The one big thing that keeps me skeptical about Mormonism is that I just can't see a just God actually rewarding with a place in the "Celestial Kingdom" only those few souls in the history of the world who were lucky enough to be born where they were so they could learn about the religion and become "righteous" enough to do all that is required to actually make it there.

It is this same skepticism that now makes me doubt ANY religion, for it seems many of them like to have their little version of heavenly glory and how to attain it too.

When my faith was damaged so bad by my discovery of the history the religion hides, it was so devastating to that part of me that felt comfort in having faith, that I'm not sure I will ever seek or need such comfort again. I'm amazed at how little I miss it now.

At November 26, 2006 at 10:40 AM, Blogger Cele said...

My disillusion came when I was just 12 years old, attend a Presbyterian church on Sunday morning. I was singing joyously in the choir, full of my feelings of love towards God and mankind, when the new minister turned to denounce the choir of children, because they'd have rather been at home opening presents.

I went home in tears. At that point my mother - a very wise woman - told me I was old enough to find the religion or faith that worked for me. I tried several, and as Mary Lisa pointed out, it seemed every religion had it's own little self serving versions of the well known tenents to make you adhere to their specific brand of belief.

Until I tried the Society of Friends. I've been Quaker ever since. I wasn't damaged by my previous religion, like many, especially in cult religions. I was given a basis to found my beliefs on, and for that I am thankful. But for me a passage in (and I don't know the full Bible well as I should, but I know what speaks to me) one of the gospels that says (basically) there is no middle man in religion, there is you and God. Speak directly to God (in the name of his son) by locking yourself in a closet with no outside influence. (totally paraphrased) It made total sense to me. Why should someone else's interpetation influence my relationship with God, my faith in God, and my faith in myself? I hope that your beliefs aren't totally destroyed, that you will find the place and faith that works for you.

Oh, gracious, I'm sorry if I sounded preachy, it's not my intent. I just meant to share.

At November 27, 2006 at 11:15 AM, Blogger Bishop Rick said...


When you are taught your whole life (or majority of it) that the LDS church is the only true church, your whole thought process is wrapped around that belief. Then if you become disaffected with that church, it is extremely hard to have faith in any religion. I mean, "if the only true religion is not true, then nothing is or can be."

You are right about having the comfort of a belief system helping you through hard times. Sometimes I try to imagine myself without that belief system to see if I can live without it. I think I could as long as there was no tragedy in my life. For example if something were to happen to one of my kids, I don't know if I could recover with the thought of all there is, is this life. I struggle with this.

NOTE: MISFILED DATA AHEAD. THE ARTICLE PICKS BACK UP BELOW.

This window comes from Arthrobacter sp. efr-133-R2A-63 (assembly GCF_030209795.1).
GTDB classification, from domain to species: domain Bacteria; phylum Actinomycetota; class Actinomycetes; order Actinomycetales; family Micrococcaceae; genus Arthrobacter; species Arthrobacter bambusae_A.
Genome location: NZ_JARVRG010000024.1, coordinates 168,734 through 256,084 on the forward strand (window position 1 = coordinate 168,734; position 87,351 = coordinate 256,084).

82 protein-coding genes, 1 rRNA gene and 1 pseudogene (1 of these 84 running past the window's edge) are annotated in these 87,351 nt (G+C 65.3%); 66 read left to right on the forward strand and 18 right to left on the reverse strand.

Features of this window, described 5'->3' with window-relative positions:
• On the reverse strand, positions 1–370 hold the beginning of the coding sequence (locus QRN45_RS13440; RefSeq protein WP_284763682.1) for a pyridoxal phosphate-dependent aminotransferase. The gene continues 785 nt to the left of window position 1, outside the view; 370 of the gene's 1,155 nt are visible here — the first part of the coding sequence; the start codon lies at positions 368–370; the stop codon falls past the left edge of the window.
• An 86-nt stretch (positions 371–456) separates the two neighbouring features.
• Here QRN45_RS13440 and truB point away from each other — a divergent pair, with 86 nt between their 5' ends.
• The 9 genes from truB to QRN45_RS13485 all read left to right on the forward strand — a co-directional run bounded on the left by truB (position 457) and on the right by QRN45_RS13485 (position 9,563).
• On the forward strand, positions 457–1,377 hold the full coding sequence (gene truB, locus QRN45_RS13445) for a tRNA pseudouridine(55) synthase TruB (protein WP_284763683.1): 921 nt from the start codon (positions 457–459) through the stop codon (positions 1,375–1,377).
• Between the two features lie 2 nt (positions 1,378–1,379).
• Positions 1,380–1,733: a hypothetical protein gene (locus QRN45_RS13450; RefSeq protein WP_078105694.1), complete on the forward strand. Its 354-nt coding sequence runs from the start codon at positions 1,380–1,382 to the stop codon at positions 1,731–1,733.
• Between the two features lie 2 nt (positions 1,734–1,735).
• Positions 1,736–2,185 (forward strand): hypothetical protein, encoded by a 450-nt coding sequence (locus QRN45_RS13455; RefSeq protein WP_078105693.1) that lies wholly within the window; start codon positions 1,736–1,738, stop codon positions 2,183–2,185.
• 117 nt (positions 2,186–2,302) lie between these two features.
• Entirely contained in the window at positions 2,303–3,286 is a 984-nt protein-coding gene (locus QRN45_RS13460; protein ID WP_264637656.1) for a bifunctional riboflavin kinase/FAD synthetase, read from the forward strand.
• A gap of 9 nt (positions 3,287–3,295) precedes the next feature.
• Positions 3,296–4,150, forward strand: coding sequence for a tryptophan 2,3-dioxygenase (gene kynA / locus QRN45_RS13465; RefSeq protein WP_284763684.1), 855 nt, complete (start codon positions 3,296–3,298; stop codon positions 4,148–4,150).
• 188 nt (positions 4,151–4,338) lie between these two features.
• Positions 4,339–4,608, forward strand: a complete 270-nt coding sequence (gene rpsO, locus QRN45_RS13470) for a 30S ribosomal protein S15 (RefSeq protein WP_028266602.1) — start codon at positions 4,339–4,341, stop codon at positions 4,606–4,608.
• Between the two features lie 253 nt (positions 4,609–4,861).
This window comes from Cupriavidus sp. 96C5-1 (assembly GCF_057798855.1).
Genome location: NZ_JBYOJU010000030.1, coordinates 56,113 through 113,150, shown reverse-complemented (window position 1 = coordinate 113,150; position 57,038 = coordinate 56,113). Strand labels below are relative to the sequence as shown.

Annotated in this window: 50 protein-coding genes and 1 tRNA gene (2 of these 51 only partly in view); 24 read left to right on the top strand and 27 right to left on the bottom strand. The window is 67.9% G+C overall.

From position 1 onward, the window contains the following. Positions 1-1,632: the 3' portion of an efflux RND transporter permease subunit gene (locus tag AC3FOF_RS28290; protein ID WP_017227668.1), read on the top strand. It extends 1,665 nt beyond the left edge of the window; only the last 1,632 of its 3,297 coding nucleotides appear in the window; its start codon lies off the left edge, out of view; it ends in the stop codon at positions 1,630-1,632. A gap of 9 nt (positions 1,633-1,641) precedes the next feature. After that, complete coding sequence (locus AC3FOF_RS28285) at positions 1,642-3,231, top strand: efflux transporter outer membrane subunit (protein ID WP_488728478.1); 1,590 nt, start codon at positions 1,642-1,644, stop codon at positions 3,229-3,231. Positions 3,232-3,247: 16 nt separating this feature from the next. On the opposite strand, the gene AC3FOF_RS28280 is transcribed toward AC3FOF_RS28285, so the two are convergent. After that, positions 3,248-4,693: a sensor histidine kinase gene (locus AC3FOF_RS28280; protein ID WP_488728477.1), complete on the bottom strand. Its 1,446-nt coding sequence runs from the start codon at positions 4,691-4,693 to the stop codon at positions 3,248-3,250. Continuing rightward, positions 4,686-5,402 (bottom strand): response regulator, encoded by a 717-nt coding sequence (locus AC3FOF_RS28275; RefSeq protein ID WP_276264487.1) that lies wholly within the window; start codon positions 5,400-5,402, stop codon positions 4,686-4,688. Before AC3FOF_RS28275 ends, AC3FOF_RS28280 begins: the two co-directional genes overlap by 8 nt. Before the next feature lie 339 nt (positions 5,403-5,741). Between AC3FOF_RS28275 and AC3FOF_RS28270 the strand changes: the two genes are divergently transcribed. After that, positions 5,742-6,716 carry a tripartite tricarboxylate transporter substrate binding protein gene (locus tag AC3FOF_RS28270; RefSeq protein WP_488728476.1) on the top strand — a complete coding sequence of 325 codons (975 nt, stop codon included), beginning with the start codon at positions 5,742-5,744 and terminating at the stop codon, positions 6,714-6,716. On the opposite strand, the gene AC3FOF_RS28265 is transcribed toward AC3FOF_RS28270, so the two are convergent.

At November 27, 2006 at 11:19 AM, Blogger Bishop Rick said...


That is great that you have found solace with the Society of Friends. I think if you desire to be part of organized religion, and that religion does not hold you down or lie to you, then by all means, go for it.

Anything that is moral and makes you happy is a good thing...and you can't sound preachy on a blog about religion.

At November 27, 2006 at 11:42 AM, Blogger Sister Mary Lisa said...

BR, I used to struggle with the same thought of "if something tragic happened to one of my kids...". After 13 years of marriage to a non-member, I had to come to terms with that since I'm not going to any Celestial Kingdom glory with my children who aren't sealed to me anyway. I've felt major distaste ALWAYS with the thought of being someone's second or 100th wife, so I assumed the same feelings I had would carry over into my decision making in the next life, meaning I wasn't going to be living in the Celestial kingdom anyway.

So I had to consider, how would that work for my children if we're not sealed together as a family? What if they are married in the temple someday like I was not?

You can see where I had to already come to terms with the idea that (for me) I would not be together with my husband and/or loved ones in the next life.

For now, I can only hope that we'll be together in the next life. Since all evidence points to the idea that Joseph Smith made it up, I'm comfortable now not knowing all. Especially if I (God forbid) outlive my kids.

At November 27, 2006 at 3:48 PM, Blogger Sideon said...

"Jesus is my home boy"

At least, that's what I saw on a guy's baseball cap in the O'Hare airport (Chicago).

At November 27, 2006 at 4:01 PM, Blogger Bishop Rick said...


I wish I had that hat.

At November 27, 2006 at 4:03 PM, Blogger Bishop Rick said...


I can honestly say that I never thought about the fact that someone who is LDS, but married to someone that is not LDS doesn't get sealed to their kids or make it to the C Kingdom. Is this a blanket statement or just for females?

At November 27, 2006 at 5:36 PM, Blogger Sister Mary Lisa said...

Well, I believe it is understood that if you aren't "born in the covenant" (which I was, but my hubby wasn't) or married/sealed in the temple, but are married, you aren't allowed to reach celestial glory, as that is one of the ordinances required for eternal exaltation. Right? I will have to look up references. Or even if I get there under the sealing power of my parent's union, my kids were still not sealed to me.